ld of blood."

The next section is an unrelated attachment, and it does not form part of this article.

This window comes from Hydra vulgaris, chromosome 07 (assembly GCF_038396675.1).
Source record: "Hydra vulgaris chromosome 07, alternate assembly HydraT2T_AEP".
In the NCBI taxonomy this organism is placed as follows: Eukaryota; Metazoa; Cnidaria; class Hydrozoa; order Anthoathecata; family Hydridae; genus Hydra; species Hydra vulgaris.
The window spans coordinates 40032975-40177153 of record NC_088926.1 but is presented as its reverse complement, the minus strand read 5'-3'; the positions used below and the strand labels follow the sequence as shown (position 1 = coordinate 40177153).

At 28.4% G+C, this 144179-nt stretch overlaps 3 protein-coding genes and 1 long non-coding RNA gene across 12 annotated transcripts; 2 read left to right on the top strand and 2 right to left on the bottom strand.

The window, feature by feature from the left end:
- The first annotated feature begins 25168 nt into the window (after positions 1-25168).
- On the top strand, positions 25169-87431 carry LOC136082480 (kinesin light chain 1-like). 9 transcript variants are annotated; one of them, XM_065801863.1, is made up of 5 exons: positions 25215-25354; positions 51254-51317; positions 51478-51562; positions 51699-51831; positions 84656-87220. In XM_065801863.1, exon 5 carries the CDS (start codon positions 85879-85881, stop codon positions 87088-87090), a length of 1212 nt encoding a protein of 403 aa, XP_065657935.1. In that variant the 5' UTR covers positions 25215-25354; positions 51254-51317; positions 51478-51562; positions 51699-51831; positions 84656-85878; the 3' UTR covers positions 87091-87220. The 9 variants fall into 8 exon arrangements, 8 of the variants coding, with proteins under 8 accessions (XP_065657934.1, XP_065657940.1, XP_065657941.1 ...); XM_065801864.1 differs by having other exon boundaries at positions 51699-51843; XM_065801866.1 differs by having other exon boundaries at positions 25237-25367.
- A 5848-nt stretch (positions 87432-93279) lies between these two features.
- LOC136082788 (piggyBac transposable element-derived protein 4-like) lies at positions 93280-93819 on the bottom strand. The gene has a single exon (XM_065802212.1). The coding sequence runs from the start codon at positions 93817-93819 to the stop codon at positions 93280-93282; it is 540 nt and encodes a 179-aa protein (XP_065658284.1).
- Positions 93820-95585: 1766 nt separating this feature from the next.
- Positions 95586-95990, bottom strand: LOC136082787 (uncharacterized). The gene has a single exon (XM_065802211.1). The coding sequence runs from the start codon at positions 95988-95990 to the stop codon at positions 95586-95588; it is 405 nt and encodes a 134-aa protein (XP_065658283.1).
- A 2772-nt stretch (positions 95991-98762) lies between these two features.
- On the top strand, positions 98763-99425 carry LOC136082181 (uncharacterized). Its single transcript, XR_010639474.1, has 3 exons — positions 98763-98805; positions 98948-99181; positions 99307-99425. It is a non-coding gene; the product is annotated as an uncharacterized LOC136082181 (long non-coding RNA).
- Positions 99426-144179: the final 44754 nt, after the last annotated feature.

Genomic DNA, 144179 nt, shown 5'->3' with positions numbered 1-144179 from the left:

The first great impulse of the authorities was in the direction of self-defence (and what could be more natural and proper?), and Washington was fortified and garrisoned. This done, it was believed that the accumulating forces of the Union, which had become thoroughly equipped and somewhat disciplined, ought to advance into the revolted territory, scatter the defiant hosts of the enemy, and put a speedy end to the slaveholders' Rebellion. But the hesitation and indecision which prevailed in our military circles were becoming oppressive and unendurable, and hence the cry of "On to Richmond!" was heard from the Border States to the St. Lawrence, precipitating the first general engagement of the war. Our defeat at Bull Run was a totally unexpected disaster, which, for a time, it was feared, would chill the enthusiasm and greatly weaken the energy of the North. But though the South was much strengthened and emboldened by their victory, our defeat had its own curative elements: it taught us th